Baby Sound Monitors Review, continued
Continued from part 1, my recommendations for
baby sound monitors in the categories Hear
. And we round up with extra troubleshooting tips
lights, volume) for common issues with these devices.
Hear Baby Breathe
900 MHz BabyCall Nursery Monitor
on a 900MHz frequency is a good choice: not the cheapest but not
expensive at all for its quality.
Its main quality: it is sensitive and clear sounding enough to hear
your baby breathing.
It has 27 different channels to
switch to: a lot of chances to find a channel that does not have much
interference with other devices in your house.
It comes with an AC adapter but also has a rechargeable battery
(built-in and with a low-battery alert). I like the fact that it has
the 'Activity light signals' so you can
also see when you baby makes a noise.
It has a good long range, so you can move quite far away from baby's
room. And it alerts you when it looses signal: when too far away or
when another signal interferes destructively. Some parents report that
this alert goes off too easily, especially when you have your mobile
phone near. Others prefer an alert too many than one too few.
Digital Sound Quality
The first one in the digital range with DECT
technology is the Philips
Avent Basic Baby Monitor with Temperature Sensor
. It gives
excellent sound quality, no worries about interference or annoying
You can tune its sensitivity: this way you can opt to hear baby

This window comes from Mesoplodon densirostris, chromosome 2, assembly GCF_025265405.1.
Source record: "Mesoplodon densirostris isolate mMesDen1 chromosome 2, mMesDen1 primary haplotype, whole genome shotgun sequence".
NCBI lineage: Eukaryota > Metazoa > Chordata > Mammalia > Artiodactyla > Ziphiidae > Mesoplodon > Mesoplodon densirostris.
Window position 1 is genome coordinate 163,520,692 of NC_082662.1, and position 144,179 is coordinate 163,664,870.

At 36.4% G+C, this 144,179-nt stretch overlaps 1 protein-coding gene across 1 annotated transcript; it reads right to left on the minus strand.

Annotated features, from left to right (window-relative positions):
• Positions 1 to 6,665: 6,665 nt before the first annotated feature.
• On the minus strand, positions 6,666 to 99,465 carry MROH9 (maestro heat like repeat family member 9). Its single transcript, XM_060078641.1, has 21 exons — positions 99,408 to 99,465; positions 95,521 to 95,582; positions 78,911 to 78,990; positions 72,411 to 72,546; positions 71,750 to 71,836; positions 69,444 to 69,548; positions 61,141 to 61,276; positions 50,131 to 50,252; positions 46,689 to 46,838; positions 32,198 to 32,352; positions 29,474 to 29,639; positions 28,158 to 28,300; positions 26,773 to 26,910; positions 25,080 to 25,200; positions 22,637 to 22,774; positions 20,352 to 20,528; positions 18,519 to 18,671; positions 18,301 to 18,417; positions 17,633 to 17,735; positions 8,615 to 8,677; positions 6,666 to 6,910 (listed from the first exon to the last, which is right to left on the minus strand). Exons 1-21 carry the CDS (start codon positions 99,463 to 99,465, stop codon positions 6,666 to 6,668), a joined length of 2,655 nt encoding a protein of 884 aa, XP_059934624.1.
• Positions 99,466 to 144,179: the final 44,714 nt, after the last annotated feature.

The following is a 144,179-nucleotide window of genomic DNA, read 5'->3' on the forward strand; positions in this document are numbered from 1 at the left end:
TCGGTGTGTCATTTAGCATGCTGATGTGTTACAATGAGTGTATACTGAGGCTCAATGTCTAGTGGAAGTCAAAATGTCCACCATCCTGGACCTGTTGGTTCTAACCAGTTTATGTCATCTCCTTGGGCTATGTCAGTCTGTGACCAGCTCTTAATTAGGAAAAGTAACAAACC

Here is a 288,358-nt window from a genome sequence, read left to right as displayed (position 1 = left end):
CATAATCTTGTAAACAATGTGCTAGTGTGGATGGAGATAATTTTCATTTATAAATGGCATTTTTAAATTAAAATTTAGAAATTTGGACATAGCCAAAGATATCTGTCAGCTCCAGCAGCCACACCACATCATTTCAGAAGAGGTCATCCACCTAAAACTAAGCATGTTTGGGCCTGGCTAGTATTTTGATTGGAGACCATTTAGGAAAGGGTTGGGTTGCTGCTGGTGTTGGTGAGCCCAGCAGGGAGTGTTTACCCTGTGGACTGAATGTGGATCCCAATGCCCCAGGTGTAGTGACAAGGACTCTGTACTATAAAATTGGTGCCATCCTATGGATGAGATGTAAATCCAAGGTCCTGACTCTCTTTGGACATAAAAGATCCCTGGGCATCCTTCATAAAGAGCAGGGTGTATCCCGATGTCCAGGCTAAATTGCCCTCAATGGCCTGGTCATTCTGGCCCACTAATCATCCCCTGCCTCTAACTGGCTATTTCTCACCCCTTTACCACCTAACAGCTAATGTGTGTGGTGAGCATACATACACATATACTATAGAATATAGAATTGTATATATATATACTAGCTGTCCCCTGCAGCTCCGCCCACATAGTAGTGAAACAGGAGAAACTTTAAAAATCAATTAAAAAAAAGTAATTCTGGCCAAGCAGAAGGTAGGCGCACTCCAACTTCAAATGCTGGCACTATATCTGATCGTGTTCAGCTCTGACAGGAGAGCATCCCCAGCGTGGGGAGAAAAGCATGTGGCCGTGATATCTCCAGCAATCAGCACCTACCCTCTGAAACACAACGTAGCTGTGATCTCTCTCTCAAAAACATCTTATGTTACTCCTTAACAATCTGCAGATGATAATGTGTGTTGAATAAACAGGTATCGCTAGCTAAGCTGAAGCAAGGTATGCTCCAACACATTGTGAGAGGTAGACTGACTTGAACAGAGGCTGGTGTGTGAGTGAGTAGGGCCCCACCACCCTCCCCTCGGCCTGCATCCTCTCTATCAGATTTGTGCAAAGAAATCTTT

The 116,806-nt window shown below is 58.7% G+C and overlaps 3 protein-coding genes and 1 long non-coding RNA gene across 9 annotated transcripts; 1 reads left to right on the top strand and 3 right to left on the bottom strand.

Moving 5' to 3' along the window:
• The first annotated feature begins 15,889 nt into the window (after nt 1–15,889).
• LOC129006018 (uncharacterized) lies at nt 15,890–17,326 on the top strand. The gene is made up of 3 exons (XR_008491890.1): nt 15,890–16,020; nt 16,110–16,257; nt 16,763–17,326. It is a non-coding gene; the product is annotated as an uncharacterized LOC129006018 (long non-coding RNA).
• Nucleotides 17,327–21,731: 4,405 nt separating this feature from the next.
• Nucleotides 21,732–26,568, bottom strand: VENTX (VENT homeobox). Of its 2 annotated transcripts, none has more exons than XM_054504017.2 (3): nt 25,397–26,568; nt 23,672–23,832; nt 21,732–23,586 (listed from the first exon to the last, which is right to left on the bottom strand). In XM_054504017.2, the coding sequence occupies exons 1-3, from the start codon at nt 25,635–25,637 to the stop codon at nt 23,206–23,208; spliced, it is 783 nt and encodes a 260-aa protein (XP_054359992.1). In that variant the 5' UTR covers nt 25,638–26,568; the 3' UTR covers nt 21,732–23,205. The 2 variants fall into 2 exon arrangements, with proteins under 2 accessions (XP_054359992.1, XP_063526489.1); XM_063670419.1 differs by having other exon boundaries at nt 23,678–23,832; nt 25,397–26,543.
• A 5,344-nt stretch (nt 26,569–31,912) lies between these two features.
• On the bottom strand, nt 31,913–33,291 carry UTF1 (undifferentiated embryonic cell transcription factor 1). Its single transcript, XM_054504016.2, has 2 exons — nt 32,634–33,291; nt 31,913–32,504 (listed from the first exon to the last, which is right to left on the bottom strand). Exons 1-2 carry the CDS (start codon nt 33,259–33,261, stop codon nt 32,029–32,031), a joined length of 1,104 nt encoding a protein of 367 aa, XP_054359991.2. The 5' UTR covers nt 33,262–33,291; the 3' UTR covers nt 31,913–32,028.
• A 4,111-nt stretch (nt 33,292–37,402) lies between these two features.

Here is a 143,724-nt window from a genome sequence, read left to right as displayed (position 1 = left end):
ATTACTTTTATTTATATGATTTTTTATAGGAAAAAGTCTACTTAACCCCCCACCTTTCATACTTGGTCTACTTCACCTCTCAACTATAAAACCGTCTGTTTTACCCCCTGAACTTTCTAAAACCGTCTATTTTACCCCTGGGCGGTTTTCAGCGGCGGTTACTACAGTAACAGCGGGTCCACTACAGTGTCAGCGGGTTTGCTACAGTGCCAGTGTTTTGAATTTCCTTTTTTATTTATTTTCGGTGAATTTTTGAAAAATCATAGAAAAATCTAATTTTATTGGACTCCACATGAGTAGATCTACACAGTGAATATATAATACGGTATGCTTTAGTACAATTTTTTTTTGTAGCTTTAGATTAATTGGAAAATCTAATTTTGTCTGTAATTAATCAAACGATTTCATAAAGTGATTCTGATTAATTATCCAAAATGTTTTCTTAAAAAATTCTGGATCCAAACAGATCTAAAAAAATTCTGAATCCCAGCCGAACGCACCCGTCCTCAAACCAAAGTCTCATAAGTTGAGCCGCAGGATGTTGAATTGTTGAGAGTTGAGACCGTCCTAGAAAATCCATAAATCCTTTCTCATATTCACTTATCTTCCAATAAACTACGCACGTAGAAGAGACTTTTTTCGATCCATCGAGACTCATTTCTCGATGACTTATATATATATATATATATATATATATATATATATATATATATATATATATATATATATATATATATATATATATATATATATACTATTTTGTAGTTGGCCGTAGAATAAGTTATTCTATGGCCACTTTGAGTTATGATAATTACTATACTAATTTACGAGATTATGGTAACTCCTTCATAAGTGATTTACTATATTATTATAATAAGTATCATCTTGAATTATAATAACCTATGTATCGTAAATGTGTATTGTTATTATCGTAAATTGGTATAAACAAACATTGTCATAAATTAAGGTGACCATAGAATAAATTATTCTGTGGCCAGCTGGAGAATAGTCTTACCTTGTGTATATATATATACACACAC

breathe. But you can also choose to only hear louder
noises (crying, e.g. in an older baby or toddler).
Good feature: It speaks two-ways - Talk Back - which can be helpful
(and fun when
baby gets bigger :)).
You have the option to plug it in, or use the
batteries (and be alerted when they are about to run out).
Most parents are totally happy with this one. One flaw is that the
volume level is not as high as some need, like when using it in a noisy
room or outdoors.
Also the activity light signal, which is good to have, can not be
switched off. So you may need to hide it with a towel or some tape if
you have it near at night.
This baby sound monitor has the good
extra of a
temperature sensor in baby's room, with a display on your receiver. It
also has a few lullabies that you can switch on from your end, and a
soft glowing night light.
Baby Sound Monitors Troubleshooting
What if your sound
does not work well for you? Before
returning it or buying a different monitor, try the following home made
I get too much static
Firstly make sure you have it set up correctly, double check the manual
as it can be a detail. Also try using batteries only, and then try
plugging it in.
Then, as a test, switch off all other appliances near both transmitter
and receiver. If the static goes, switch them on again, one by one, to
find out which cause(s) the static.
The activity lights are too bright
If your monitor does not have the option to keep these lights off, use
dark colored tape to hide the lights. Or hang a dark towel over your
unit, but do make sure you still hear what you need to hear.
The lowest volume is too loud
Put a towel over your receiver. Or, stick a few layers of tape onto the
holes where the sound comes out.
The highest volume is not high enough
This can happen with cheap monitors, due to static. It can even happen
some expensive ones, when using the
monitor during the day, outside or with a lot of activity/noise going
Sadly there is not much you can do about the volume level, but do look
ways to reduce noise around you.
Many baby sound monitors have activity lights. You can use those lights
as a backup to the volume by putting the receiver in sight near you.